The colonial legacy
Of course the higher classes in the Philippines used the foreign language of the respective colonial power to show off in the past. Spanish before and English later on. Native languages thus were neglected. Tagalog in the times of Raja Suleiman was highly sophisticated. Even Tagalog during the time of Mabini. It is a good thing that Tagalog or Filipino has been revived and strengthened.
Even though large parts of the Filipino upper class spoke English – almost exclusively and even among themselves even among schoolchildren – up to the 1980s, there was hardly any news about other parts of the world in Filipino newspapers. So the Filipino elite which thought itself cosmopolitan and was proud of its American-style English was in fact very insular. Preferred shopping trips of Imelda were in New York. Some who did visit Europe were snooty AND ignorant.
Because at least President Quezon did meet both Mussolini and Hitler in Europe. He was quite positive about Mussolini and did not like Hitler at all. Quezon when he defended his decision to have a national language even mentioned the three Swiss national languages but did not see them as a good option for the Philippines. A true cosmopolitan. A Filipino gentleman and leader. But no less Filipino, inspite of his mestizo features and his cooperation with the Americans.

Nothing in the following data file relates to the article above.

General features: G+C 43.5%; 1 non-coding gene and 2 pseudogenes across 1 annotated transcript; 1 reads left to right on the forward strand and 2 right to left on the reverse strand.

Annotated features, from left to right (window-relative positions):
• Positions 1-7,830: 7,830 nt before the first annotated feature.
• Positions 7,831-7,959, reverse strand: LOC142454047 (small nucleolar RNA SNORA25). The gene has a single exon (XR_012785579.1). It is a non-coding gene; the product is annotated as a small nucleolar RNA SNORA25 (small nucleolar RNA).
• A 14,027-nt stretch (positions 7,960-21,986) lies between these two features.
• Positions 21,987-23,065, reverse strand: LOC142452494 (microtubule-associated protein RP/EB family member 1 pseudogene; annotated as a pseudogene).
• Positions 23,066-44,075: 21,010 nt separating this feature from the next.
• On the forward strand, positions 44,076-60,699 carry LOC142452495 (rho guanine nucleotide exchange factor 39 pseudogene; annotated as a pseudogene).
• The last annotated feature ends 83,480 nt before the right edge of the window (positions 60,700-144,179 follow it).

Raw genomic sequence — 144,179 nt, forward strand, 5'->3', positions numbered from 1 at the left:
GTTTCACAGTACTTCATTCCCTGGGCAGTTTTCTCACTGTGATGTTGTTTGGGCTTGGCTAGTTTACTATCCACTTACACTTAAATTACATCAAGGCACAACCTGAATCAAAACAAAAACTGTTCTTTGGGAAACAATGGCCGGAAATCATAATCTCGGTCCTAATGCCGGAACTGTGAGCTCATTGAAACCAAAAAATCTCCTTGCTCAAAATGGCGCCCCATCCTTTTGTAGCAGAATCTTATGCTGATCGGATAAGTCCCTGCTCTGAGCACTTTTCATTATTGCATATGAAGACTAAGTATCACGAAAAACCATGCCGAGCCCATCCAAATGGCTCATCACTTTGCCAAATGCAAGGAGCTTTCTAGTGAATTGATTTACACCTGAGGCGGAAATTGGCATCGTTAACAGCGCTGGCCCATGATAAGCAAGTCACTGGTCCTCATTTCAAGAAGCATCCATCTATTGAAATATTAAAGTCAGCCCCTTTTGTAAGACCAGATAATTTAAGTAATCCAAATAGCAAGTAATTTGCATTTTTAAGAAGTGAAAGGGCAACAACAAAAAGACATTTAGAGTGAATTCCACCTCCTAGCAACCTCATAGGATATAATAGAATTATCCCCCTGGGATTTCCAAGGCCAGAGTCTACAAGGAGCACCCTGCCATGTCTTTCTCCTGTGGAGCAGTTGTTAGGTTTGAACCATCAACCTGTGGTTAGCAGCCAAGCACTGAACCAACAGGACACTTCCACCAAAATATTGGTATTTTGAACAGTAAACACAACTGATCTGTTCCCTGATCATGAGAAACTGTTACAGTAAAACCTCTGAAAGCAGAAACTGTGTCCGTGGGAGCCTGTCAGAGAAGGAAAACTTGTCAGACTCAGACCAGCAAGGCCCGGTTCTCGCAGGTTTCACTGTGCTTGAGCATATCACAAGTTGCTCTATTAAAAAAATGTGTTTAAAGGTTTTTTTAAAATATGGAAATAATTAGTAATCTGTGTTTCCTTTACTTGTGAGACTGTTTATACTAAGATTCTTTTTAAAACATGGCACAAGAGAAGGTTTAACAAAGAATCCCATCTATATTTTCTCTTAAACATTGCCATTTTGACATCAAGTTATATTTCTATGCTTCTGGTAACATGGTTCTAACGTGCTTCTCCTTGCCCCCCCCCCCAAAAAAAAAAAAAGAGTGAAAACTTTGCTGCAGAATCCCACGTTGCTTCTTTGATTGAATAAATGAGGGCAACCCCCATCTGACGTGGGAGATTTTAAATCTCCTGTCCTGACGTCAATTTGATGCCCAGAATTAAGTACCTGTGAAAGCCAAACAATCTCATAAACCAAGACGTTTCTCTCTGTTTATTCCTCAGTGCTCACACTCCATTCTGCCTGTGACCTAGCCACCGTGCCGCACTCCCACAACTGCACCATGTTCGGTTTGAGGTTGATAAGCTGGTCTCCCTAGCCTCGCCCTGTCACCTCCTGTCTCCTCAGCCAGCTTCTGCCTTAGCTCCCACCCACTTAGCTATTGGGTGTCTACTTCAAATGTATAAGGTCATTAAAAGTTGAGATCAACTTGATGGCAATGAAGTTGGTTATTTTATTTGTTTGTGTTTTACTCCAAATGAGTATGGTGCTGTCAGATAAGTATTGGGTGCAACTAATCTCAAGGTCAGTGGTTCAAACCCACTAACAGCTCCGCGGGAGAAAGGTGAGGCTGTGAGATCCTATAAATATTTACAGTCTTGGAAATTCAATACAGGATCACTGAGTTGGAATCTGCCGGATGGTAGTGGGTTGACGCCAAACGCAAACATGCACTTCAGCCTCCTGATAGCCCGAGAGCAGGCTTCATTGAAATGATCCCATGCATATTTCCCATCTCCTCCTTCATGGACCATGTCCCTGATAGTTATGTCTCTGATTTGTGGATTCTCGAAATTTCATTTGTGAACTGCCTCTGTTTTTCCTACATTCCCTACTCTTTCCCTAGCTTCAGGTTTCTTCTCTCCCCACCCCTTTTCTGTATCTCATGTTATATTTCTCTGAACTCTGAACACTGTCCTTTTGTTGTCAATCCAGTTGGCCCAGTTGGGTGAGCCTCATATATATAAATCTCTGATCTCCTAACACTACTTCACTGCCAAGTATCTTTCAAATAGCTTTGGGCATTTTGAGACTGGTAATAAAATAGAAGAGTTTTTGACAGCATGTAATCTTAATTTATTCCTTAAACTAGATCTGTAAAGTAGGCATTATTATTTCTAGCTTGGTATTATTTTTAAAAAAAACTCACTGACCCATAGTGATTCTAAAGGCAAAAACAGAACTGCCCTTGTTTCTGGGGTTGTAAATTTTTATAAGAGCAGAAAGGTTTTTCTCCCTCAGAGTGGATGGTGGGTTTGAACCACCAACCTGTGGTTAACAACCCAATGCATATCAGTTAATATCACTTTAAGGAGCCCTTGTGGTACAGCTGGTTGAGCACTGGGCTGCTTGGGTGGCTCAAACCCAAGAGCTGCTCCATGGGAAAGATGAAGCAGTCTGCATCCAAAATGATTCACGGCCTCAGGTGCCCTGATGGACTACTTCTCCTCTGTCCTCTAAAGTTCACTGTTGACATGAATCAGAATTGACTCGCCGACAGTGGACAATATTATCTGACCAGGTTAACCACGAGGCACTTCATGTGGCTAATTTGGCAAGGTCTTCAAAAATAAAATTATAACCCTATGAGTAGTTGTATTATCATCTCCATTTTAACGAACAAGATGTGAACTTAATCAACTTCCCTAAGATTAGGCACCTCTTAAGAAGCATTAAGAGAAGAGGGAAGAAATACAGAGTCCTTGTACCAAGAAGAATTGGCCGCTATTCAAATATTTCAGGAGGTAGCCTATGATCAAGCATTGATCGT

Manifestations of ignoranceI observed some manifestations of ignorance in the past which were very unfortunate and misguided:
- Filipino expats in Europe trying to talk down to French waiters in American English, and in a hurry to get their food. French food is not fast food.
- Filipino diplomats who preferred to socialize all the time with Americans abroad, instead of concentrating on contacts in their host country more.